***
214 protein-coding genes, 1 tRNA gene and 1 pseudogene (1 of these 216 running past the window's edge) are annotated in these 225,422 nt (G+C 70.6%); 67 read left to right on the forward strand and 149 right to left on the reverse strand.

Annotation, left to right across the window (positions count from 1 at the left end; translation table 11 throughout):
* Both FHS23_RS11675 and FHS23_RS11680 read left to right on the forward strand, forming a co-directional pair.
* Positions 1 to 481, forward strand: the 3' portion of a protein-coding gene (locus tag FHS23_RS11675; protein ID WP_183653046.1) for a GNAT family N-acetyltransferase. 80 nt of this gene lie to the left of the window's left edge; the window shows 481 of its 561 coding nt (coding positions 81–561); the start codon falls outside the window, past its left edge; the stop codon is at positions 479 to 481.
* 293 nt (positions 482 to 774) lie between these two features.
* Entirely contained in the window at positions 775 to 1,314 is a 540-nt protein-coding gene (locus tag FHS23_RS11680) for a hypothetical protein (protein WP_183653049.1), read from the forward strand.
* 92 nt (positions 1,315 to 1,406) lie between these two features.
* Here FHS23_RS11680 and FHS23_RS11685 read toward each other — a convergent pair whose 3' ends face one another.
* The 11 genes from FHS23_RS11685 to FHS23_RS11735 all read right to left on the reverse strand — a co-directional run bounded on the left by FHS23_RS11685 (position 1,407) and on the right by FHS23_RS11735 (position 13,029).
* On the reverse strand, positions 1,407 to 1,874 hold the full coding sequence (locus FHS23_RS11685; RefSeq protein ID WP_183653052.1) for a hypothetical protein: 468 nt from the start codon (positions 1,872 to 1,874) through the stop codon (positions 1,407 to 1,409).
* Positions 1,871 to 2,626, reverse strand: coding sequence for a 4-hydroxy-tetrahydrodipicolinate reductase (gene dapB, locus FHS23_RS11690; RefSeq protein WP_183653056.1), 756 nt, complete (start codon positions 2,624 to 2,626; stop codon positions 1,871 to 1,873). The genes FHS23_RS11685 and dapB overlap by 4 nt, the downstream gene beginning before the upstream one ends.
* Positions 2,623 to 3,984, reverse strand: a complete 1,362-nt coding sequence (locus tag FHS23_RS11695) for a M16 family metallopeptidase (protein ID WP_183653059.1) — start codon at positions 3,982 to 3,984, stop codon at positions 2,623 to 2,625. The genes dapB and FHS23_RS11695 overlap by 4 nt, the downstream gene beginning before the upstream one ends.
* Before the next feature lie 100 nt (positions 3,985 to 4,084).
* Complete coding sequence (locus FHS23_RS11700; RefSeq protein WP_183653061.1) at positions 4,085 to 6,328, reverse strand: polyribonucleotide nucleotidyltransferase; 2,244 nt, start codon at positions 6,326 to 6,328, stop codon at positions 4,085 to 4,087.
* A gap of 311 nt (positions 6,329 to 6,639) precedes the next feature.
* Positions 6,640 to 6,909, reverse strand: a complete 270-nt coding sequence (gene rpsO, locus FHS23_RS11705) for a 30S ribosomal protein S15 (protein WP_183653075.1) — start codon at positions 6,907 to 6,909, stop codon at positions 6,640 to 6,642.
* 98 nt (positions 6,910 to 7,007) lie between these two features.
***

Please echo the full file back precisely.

214 protein-coding genes, 1 tRNA gene and 1 pseudogene (1 of these 216 running past the window's edge) are annotated in these 225,422 nt (G+C 70.6%); 67 read left to right on the forward strand and 149 right to left on the reverse strand.

Annotation, left to right across the window (positions count from 1 at the left end; translation table 11 throughout):
* Both FHS23_RS11675 and FHS23_RS11680 read left to right on the forward strand, forming a co-directional pair.
* Positions 1 to 481, forward strand: the 3' portion of a protein-coding gene (locus tag FHS23_RS11675; protein ID WP_183653046.1) for a GNAT family N-acetyltransferase. 80 nt of this gene lie to the left of the window's left edge; the window shows 481 of its 561 coding nt (coding positions 81–561); the start codon falls outside the window, past its left edge; the stop codon is at positions 479 to 481.
* 293 nt (positions 482 to 774) lie between these two features.
* Entirely contained in the window at positions 775 to 1,314 is a 540-nt protein-coding gene (locus tag FHS23_RS11680) for a hypothetical protein (protein WP_183653049.1), read from the forward strand.
* 92 nt (positions 1,315 to 1,406) lie between these two features.
* Here FHS23_RS11680 and FHS23_RS11685 read toward each other — a convergent pair whose 3' ends face one another.
* The 11 genes from FHS23_RS11685 to FHS23_RS11735 all read right to left on the reverse strand — a co-directional run bounded on the left by FHS23_RS11685 (position 1,407) and on the right by FHS23_RS11735 (position 13,029).
* On the reverse strand, positions 1,407 to 1,874 hold the full coding sequence (locus FHS23_RS11685; RefSeq protein ID WP_183653052.1) for a hypothetical protein: 468 nt from the start codon (positions 1,872 to 1,874) through the stop codon (positions 1,407 to 1,409).
* Positions 1,871 to 2,626, reverse strand: coding sequence for a 4-hydroxy-tetrahydrodipicolinate reductase (gene dapB, locus FHS23_RS11690; RefSeq protein WP_183653056.1), 756 nt, complete (start codon positions 2,624 to 2,626; stop codon positions 1,871 to 1,873). The genes FHS23_RS11685 and dapB overlap by 4 nt, the downstream gene beginning before the upstream one ends.
* Positions 2,623 to 3,984, reverse strand: a complete 1,362-nt coding sequence (locus tag FHS23_RS11695) for a M16 family metallopeptidase (protein ID WP_183653059.1) — start codon at positions 3,982 to 3,984, stop codon at positions 2,623 to 2,625. The genes dapB and FHS23_RS11695 overlap by 4 nt, the downstream gene beginning before the upstream one ends.
* Before the next feature lie 100 nt (positions 3,985 to 4,084).
* Complete coding sequence (locus FHS23_RS11700; RefSeq protein WP_183653061.1) at positions 4,085 to 6,328, reverse strand: polyribonucleotide nucleotidyltransferase; 2,244 nt, start codon at positions 6,326 to 6,328, stop codon at positions 4,085 to 4,087.
* A gap of 311 nt (positions 6,329 to 6,639) precedes the next feature.
* Positions 6,640 to 6,909, reverse strand: a complete 270-nt coding sequence (gene rpsO, locus FHS23_RS11705) for a 30S ribosomal protein S15 (protein WP_183653075.1) — start codon at positions 6,907 to 6,909, stop codon at positions 6,640 to 6,642.
* 98 nt (positions 6,910 to 7,007) lie between these two features.